DUI ruling bad message

Sometimes giving second chances may not be the proper solution. Allowing a pass for the DUI arrest of Principal Swanitz sends the wrong message to our local students and community.

Administrators and educators of our children are leaders and role models and should be held to a higher standard. The proper handling of this incident should have had a different outcome.

Responsible alcohol consumption is an individual decision. Swanitz was arrested for driving under the influence of alcohol. A 170-pound man would have to drink five to six glasses of wine, or six beers within a two-hour period in order to be considered legally drunk. His alcohol content was over the 0.08 legal limit. Drinking to the point of intoxication was his choice. But, the situation became dangerous when he made the decision to get in his car and drive.

The teachable-moment penance will likely work against the goal of cautioning students about the realities and potential dangers of alcohol. Our children deserve better adult leadership, along with a zero-tolerance policy. Let’s start now.

Steve Hartstein

Santa Ynez

How many teachers = 1 armed guard?

For 25 years I worked as the County Safe Schools Coordinator. Expert trainers worked with teachers, administrators, parents, and students on bullying, using social media safely, effects of violent video games, safe listening circles (where the students identified red-flag areas on campus). Most schools incorporated Asset Development to identify the areas of support students had or did not have and worked to strengthen the low areas to increase success in school and life. Are these strategies still in use?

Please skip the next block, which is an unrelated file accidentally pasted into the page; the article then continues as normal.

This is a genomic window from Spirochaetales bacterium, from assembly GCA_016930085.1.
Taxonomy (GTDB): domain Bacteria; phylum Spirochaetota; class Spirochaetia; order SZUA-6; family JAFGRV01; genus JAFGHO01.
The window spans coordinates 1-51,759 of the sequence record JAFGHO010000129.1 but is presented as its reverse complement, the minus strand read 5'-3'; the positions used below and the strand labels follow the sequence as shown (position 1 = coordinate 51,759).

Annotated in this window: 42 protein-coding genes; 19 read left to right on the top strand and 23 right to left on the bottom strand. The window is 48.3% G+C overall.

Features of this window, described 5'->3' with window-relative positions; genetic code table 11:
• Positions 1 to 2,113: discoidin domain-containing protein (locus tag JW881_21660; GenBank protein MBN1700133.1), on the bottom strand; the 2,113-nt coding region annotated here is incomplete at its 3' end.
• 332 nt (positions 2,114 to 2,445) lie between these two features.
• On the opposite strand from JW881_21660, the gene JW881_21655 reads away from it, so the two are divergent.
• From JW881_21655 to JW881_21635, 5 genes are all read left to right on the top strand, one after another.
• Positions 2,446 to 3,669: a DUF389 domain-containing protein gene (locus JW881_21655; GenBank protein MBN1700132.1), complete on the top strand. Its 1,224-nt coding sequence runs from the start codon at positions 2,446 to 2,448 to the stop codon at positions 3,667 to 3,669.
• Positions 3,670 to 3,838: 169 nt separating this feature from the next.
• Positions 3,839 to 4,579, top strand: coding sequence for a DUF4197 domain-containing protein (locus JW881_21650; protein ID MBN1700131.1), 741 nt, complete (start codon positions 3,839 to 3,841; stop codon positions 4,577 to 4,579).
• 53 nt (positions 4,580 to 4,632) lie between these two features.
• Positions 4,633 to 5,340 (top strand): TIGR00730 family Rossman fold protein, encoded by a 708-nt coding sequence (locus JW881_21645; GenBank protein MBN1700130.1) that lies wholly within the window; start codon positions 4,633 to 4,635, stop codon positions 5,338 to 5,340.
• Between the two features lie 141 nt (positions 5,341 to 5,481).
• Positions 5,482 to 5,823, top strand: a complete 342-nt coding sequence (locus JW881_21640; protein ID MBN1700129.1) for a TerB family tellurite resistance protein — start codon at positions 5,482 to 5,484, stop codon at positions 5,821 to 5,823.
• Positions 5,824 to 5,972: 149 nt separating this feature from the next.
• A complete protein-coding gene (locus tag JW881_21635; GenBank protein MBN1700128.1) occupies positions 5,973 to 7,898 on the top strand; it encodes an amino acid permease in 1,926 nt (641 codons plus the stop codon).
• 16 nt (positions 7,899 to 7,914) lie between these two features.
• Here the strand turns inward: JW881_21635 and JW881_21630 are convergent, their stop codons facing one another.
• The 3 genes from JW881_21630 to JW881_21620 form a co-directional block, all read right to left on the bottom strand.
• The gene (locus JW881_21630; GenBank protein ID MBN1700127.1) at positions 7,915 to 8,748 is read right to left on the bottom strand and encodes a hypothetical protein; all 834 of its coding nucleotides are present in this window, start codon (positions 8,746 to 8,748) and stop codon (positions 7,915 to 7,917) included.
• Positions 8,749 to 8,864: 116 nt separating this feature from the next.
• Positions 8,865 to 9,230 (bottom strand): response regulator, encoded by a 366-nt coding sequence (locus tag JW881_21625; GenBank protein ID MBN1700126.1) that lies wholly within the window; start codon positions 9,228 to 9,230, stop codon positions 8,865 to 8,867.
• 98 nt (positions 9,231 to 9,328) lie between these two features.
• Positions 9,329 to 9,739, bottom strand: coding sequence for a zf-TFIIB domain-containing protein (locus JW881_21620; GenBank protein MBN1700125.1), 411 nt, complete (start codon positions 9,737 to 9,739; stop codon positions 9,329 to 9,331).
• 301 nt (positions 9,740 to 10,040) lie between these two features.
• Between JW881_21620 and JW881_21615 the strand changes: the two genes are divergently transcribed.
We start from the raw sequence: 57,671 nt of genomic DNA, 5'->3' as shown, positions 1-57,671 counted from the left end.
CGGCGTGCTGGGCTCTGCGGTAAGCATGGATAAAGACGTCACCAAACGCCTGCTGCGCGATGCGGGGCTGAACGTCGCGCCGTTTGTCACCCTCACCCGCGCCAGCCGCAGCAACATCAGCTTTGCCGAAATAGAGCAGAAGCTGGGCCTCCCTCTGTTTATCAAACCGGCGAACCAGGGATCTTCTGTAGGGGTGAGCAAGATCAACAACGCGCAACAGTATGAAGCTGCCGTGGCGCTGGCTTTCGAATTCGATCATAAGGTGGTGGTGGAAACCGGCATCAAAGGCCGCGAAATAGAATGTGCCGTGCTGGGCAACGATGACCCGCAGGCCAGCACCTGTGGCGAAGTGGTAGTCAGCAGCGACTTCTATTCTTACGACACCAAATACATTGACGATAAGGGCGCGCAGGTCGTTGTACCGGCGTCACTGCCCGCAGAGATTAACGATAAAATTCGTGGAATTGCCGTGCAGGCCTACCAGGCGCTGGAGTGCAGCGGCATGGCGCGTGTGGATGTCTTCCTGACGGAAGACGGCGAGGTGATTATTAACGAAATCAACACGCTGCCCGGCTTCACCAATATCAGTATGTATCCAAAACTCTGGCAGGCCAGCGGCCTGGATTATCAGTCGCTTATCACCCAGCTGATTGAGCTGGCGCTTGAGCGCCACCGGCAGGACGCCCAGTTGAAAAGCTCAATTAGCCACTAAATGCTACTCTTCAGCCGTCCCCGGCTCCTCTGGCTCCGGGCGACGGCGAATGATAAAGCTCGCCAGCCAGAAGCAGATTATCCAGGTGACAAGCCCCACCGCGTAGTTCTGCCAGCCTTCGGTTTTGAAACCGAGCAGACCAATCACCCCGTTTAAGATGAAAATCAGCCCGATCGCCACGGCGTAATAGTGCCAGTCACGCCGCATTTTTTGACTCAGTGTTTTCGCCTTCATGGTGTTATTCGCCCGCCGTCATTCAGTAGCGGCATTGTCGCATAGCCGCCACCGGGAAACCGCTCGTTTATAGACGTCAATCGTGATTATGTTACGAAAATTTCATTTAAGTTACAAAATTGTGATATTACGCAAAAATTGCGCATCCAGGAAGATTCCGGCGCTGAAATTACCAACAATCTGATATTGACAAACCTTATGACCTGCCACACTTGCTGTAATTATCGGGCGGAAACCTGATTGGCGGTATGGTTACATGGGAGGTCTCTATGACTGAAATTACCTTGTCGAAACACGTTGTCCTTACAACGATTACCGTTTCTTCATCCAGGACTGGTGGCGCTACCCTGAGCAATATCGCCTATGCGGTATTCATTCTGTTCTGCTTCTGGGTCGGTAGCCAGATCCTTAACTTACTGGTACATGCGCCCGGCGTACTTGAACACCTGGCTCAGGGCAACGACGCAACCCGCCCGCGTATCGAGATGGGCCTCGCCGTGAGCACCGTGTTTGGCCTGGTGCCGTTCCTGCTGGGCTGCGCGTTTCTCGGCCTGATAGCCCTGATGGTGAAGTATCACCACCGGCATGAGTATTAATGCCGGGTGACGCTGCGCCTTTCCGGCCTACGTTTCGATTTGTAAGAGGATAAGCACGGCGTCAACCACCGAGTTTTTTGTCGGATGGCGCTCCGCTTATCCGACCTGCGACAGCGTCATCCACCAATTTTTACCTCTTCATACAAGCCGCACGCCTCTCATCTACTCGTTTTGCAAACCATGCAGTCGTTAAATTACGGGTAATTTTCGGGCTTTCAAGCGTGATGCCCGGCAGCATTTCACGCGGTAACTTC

I assisted California Department of Education administrators with compliance reviews for these funds. Students could tell or show us on a school map – where the drugs were being used/sold, kids were bullied and harassed, and how they avoided being observed even if the school had a Resource Officer. Some Resource Officers even had golf carts so they could get around faster.

One armed guard, who would be somewhere on school property, would not get to an active shooter within the ridiculously short time it takes discharge his weapon – even if he did have a golf cart!

The NRA and others say we need armed guards on our children’s campuses. How many teachers or programs will be cut to pay that salary? Schools can’t afford the music, arts programs - how will schools finance this salary? Shall the PTA do bake sales or the kids give up going to band competitions to bring armed guards on their campuses?

Why are we putting this problem on the backs of the schools? Why aren’t law makers standing up for the children of their constituents? It is time to participate and support the students who are making a difference. Will we follow their lead and stop being bystanders?

Lorraine Waldau


Cat’s death unnecessary

An unnecessary tragedy occurred recently. My neighbor's beautiful, white, silky-haired lady cat was killed by a brindle pit bull.

The cat would come to the back gate where she and my neutered black tuxedo cat would stare at each other. Each got some cat food. They could share a meal.

I heard the cat scream but when I got to the gate, the dog had the cat firmly in her jaws and would not let got until I finally hit the dog in a spot that made it let go. Then it ran off.

Guadalupe police and County Animal Control searched and found the dog, which will be impounded.

As sick as I am over this incident, I hope the dog can be spared. When you take on a pet, care for it: register, collar, tags, spay/neuter and keep it safe.

Shirley Boydstun



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